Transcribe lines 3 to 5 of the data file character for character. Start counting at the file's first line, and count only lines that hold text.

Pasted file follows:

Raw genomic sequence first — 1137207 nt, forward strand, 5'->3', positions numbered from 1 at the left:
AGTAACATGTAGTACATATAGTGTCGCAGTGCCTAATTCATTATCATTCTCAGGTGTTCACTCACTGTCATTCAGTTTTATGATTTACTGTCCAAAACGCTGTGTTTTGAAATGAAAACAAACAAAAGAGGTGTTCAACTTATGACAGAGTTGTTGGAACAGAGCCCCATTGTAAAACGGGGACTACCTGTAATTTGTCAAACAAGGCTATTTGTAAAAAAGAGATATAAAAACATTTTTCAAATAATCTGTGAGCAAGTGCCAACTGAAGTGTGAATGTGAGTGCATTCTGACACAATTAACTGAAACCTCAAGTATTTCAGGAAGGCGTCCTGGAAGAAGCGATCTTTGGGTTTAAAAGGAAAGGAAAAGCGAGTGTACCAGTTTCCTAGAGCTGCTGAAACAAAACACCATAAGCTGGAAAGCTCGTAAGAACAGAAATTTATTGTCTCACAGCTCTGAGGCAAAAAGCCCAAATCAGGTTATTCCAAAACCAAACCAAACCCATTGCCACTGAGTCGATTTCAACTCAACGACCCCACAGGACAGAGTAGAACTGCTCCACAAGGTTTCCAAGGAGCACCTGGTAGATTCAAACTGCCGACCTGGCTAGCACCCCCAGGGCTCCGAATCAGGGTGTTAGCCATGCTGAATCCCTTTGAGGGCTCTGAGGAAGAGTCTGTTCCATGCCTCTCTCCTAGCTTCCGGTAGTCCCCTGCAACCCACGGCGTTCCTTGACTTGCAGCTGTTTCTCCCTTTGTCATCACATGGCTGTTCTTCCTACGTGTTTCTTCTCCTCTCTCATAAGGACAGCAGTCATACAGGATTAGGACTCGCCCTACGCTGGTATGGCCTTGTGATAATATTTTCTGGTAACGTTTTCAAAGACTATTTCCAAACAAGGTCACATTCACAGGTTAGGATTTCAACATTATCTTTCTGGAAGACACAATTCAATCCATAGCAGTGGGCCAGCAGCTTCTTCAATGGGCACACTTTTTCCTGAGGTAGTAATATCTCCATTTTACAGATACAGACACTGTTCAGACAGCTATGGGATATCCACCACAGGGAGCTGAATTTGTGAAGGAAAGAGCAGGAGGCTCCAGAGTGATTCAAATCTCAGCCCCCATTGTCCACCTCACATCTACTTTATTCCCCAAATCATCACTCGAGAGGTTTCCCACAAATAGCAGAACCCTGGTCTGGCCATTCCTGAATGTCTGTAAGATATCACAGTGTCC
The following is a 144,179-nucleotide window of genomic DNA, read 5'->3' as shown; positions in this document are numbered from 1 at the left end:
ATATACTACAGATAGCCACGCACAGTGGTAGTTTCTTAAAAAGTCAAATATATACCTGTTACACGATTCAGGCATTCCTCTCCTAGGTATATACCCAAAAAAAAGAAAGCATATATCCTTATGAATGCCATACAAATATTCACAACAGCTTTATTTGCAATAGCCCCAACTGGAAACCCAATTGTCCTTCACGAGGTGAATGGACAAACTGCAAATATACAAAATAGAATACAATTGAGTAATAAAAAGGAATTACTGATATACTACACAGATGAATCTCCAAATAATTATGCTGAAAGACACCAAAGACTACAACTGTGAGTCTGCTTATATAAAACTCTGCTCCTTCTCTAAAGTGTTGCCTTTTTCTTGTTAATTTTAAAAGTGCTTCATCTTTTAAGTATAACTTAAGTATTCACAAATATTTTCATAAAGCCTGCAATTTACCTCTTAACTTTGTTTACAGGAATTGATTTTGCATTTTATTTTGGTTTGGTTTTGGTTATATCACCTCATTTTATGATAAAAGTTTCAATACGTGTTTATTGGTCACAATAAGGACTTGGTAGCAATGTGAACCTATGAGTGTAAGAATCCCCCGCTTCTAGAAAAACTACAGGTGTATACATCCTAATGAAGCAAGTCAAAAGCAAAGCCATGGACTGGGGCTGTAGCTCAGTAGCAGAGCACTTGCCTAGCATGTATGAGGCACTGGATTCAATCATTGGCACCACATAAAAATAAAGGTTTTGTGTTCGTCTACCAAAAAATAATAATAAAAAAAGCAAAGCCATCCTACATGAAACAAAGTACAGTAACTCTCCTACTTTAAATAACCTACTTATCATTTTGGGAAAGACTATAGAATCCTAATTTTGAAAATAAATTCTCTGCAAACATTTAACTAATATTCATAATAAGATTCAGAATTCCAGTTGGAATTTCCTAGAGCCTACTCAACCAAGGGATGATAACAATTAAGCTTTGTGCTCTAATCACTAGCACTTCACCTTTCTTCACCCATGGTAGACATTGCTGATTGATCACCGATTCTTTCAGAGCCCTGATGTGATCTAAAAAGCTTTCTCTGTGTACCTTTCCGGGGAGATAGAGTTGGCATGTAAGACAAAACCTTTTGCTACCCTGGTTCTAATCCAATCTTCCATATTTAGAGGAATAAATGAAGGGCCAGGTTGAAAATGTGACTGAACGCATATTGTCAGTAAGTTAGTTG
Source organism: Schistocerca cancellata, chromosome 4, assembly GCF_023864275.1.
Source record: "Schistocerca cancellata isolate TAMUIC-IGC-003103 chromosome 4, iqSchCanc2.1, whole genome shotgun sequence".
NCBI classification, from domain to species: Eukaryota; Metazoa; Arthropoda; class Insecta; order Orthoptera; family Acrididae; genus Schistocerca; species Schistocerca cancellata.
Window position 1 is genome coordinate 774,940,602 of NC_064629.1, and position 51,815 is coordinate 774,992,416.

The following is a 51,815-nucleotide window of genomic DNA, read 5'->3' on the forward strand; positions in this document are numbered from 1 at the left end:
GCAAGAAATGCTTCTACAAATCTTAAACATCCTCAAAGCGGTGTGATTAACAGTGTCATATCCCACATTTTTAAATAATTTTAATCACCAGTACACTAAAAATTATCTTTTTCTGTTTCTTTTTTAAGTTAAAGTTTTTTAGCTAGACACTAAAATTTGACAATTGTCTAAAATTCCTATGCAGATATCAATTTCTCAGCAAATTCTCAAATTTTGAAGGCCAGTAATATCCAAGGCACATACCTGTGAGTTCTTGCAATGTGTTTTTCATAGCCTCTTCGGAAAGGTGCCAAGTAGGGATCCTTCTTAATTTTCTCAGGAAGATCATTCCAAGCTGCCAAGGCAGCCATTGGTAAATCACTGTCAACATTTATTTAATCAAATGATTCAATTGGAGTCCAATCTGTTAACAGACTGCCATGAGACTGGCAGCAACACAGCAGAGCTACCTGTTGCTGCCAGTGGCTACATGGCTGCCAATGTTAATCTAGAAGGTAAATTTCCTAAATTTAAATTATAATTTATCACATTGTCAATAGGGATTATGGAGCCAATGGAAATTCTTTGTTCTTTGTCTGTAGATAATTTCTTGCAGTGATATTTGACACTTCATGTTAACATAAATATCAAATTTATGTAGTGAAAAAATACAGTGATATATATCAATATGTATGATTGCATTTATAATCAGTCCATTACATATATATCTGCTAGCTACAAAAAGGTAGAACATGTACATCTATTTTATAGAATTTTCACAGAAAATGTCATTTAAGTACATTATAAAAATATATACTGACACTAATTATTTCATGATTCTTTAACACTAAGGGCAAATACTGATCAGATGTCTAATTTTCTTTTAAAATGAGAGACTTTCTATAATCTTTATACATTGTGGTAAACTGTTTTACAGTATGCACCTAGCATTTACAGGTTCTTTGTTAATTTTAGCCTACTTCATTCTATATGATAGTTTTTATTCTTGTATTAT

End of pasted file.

The following is a 144,179-nucleotide window of genomic DNA, read 5'->3' as shown; positions in this document are numbered from 1 at the left end:
ATATACTACAGATAGCCACGCACAGTGGTAGTTTCTTAAAAAGTCAAATATATACCTGTTACACGATTCAGGCATTCCTCTCCTAGGTATATACCCAAAAAAAAGAAAGCATATATCCTTATGAATGCCATACAAATATTCACAACAGCTTTATTTGCAATAGCCCCAACTGGAAACCCAATTGTCCTTCACGAGGTGAATGGACAAACTGCAAATATACAAAATAGAATACAATTGAGTAATAAAAAGGAATTACTGATATACTACACAGATGAATCTCCAAATAATTATGCTGAAAGACACCAAAGACTACAACTGTGAGTCTGCTTATATAAAACTCTGCTCCTTCTCTAAAGTGTTGCCTTTTTCTTGTTAATTTTAAAAGTGCTTCATCTTTTAAGTATAACTTAAGTATTCACAAATATTTTCATAAAGCCTGCAATTTACCTCTTAACTTTGTTTACAGGAATTGATTTTGCATTTTATTTTGGTTTGGTTTTGGTTATATCACCTCATTTTATGATAAAAGTTTCAATACGTGTTTATTGGTCACAATAAGGACTTGGTAGCAATGTGAACCTATGAGTGTAAGAATCCCCCGCTTCTAGAAAAACTACAGGTGTATACATCCTAATGAAGCAAGTCAAAAGCAAAGCCATGGACTGGGGCTGTAGCTCAGTAGCAGAGCACTTGCCTAGCATGTATGAGGCACTGGATTCAATCATTGGCACCACATAAAAATAAAGGTTTTGTGTTCGTCTACCAAAAAATAATAATAAAAAAAGCAAAGCCATCCTACATGAAACAAAGTACAGTAACTCTCCTACTTTAAATAACCTACTTATCATTTTGGGAAAGACTATAGAATCCTAATTTTGAAAATAAATTCTCTGCAAACATTTAACTAATATTCATAATAAGATTCAGAATTCCAGTTGGAATTTCCTAGAGCCTACTCAACCAAGGGATGATAACAATTAAGCTTTGTGCTCTAATCACTAGCACTTCACCTTTCTTCACCCATGGTAGACATTGCTGATTGATCACCGATTCTTTCAGAGCCCTGATGTGATCTAAAAAGCTTTCTCTGTGTACCTTTCCGGGGAGATAGAGTTGGCATGTAAGACAAAACCTTTTGCTACCCTGGTTCTAATCCAATCTTCCATATTTAGAGGAATAAATGAAGGGCCAGGTTGAAAATGTGACTGAACGCATATTGTCAGTAAGTTAGTTG
Source organism: Schistocerca cancellata, chromosome 4, assembly GCF_023864275.1.